Yukyung Park, Chang-yup Kim, Myoung Soon You, Kun Sei Lee, Eunyoung Park
J Prev Med Public Health. 2014;47(6):298-308.   Published online November 11, 2014
DOI: https://doi.org/10.3961/jpmph.14.029
  • 12,028 View
  • 116 Download
AbstractAbstract PDF
Objectives
To assess the current public participation in-local health policy and its implications through the analysis of policy networks in health center programs.
Methods
We examined the decision-making process in sub-health center installations and the implementation process in metabolic syndrome management program cases in two districts (‘gu’s) of Seoul. Participants of the policy network were selected by the snowballing method and completed self-administered questionnaires. Actors, the interactions among actors, and the characteristics of the network were analyzed by Netminer.
Results
The results showed that the public is not yet actively participating in the local public health policy processes of decision-making and implementation. In the decision-making process, most of the network actors were in the public sector, while the private sector was a minor actor and participated in only a limited number of issues after the major decisions were made. In the implementation process, the program was led by the health center, while other actors participated passively.
Conclusions
Public participation in Korean public health policy is not yet well activated. Preliminary discussions with various stakeholders, including civil society, are needed before making important local public health policy decisions. In addition, efforts to include local institutions and residents in the implementation process with the public officials are necessary to improve the situation.
Summary
Association Between Local Government Social Expenditures and Mortality Levels in Korea
Hansoo Ko, Jinseob Kim, Donggil Kim, Saerom Kim, Yukyung Park, Chang-yup Kim
J Prev Med Public Health. 2013;46(1):1-9.   Published online January 31, 2013
DOI: https://doi.org/10.3961/jpmph.2013.46.1.1
  • 8,477 View
  • 73 Download
  • 2 Crossref
AbstractAbstract PDF
Objectives

We examined the association between social expenditures of the local government and the mortality level in Korea, 2004 to 2010.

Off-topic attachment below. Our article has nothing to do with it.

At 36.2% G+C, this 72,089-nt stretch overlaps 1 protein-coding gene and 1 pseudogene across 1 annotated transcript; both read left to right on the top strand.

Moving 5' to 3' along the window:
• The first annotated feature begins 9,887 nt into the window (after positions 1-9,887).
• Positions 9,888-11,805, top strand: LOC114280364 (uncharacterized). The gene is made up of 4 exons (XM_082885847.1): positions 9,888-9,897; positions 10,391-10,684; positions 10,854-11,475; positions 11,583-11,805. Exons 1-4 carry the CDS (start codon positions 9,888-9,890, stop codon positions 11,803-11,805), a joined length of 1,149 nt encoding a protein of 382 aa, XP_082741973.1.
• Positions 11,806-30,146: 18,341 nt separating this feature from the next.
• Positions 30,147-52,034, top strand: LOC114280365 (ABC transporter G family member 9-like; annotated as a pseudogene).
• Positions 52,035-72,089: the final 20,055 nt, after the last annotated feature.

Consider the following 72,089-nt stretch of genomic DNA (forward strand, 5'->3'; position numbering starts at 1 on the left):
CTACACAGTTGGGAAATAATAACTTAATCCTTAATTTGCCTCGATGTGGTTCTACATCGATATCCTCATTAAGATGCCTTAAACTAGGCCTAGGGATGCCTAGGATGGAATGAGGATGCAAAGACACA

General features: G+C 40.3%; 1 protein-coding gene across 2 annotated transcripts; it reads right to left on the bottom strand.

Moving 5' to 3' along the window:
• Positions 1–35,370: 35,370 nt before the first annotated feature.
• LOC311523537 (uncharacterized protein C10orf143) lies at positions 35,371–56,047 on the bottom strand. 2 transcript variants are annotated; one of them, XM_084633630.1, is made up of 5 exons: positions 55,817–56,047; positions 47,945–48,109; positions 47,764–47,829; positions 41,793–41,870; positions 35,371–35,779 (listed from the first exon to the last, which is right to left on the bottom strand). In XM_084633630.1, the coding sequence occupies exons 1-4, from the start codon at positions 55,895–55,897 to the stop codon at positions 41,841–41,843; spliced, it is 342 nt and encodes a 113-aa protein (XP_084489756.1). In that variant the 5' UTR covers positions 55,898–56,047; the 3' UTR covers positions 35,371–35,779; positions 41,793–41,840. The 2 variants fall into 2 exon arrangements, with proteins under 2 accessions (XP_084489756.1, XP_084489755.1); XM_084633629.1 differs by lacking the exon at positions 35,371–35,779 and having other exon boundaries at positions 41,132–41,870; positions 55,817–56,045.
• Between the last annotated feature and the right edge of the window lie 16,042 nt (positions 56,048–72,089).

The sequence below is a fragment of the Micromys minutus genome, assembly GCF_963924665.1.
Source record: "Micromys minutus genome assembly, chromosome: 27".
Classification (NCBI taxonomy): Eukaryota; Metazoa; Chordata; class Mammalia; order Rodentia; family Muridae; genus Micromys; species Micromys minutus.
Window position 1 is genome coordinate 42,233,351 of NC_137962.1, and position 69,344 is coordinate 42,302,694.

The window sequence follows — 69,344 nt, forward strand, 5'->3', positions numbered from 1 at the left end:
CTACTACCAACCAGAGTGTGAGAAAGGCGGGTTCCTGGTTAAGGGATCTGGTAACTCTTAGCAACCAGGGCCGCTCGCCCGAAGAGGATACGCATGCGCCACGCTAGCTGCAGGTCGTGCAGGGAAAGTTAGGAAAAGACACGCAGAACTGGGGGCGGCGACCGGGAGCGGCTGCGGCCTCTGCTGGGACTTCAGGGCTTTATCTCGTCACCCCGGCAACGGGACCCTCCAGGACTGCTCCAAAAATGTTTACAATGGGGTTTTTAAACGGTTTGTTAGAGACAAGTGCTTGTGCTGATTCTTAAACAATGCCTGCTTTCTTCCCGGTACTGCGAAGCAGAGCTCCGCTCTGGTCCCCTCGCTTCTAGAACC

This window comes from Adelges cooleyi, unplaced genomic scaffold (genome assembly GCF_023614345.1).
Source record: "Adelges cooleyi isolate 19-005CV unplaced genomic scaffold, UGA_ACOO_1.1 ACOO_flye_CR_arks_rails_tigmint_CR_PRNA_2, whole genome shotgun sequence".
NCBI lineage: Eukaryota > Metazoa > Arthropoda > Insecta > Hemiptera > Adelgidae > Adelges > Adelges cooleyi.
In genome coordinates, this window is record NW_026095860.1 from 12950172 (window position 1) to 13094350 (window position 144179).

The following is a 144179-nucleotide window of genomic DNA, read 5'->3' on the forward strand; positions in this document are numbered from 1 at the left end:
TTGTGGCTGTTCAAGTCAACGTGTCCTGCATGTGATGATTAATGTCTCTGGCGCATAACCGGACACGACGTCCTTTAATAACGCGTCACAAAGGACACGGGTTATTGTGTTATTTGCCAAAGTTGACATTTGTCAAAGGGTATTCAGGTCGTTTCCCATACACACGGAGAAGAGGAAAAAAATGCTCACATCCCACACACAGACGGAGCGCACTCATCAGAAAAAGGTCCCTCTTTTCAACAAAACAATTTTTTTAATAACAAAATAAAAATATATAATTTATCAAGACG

Methods

We used social expenditure data of 230 local governments during 2004 to 2010 from the Social Expenditure Database prepared by the Korean Institute for Health and Social Affairs. Fixed effect panel data regression analysis was adopted to look for associations between social expenditures and age-standardized mortality and the premature death index.

Results

Social expenditures of local governments per capita was not significantly associated with standardized mortality but was associated with the premature death index (decline of 1.0 [for males] and 0.5 [for females] for each expenditure of 100 000 Korean won, i.e., approximately 100 US dollar). As an index of the voluntary effort of local governments, the self-managed project ratio was associated with a decline in the standardized mortality in females (decline of 0.4 for each increase of 1%). The share of health care was not significant.

Conclusions

There were associations between social expenditures of the local government and the mortality level in Korea. In particular, social expenditures per capita were significantly associated with a decline in premature death. However, the voluntary efforts of local governments were not significantly related to the decline in premature death.

Summary

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  • Public health management: systemic analysis of social determinants of health in Brazilian municipalities
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Disparities in Health Care Utilization Among Urban Homeless in South Korea: A Cross-Sectional Study
Changgyo Yoon, Young-Su Ju, Chang-yup Kim
J Prev Med Public Health. 2011;44(6):267-274.   Published online November 14, 2011
DOI: https://doi.org/10.3961/jpmph.2011.44.6.267
  • 9,682 View
  • 96 Download
  • 10 Crossref
AbstractAbstract PDF
Objectives

We examined health care disparities in Korean urban homeless people and individual characteristics associated with the utilization of health care.

Methods

We selected a sample of 203 homeless individuals at streets, shelters, and drop-in centers in Seoul and Daejeon by a quota sampling method. We surveyed demographic information, information related to using health care, and health status with a questionnaire. Logistic regression analysis was adopted to identify factors associated with using health care and to reveal health care disparities within the Korean urban homeless population.

Results

Among 203 respondents, 89 reported that they had visited health care providers at least once in the past 6 months. Twenty persons (22.5%) in the group that used health care (n = 89) reported feeling discriminated against. After adjustment for age, sex, marital status, educational level, monthly income, perceived health status, Beck Depression Inventory score, homeless period, and other covariates, three factors were significantly associated with medical utilization: female sex (adjusted odds ratio [aOR, 15.95; 95% CI, 3.97 to 64.04], having three or more diseases (aOR, 24.58; 95% CI, 4.23 to 142.78), and non-street residency (aOR, 11.39; 95% CI, 3.58 to 36.24).

Conclusions

Health care disparities in Seoul and Daejeon homeless exist in terms of the main place to stay, physical illnesses, and gender. Under the current homeless support system in South Korea, street homeless have poorer accessibility to health care versus non-street homeless. To provide equitable medical aid for homeless people, strategies to overcome barriers against health care for the street homeless are needed.

Summary

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JPMPH : Journal of Preventive Medicine and Public Health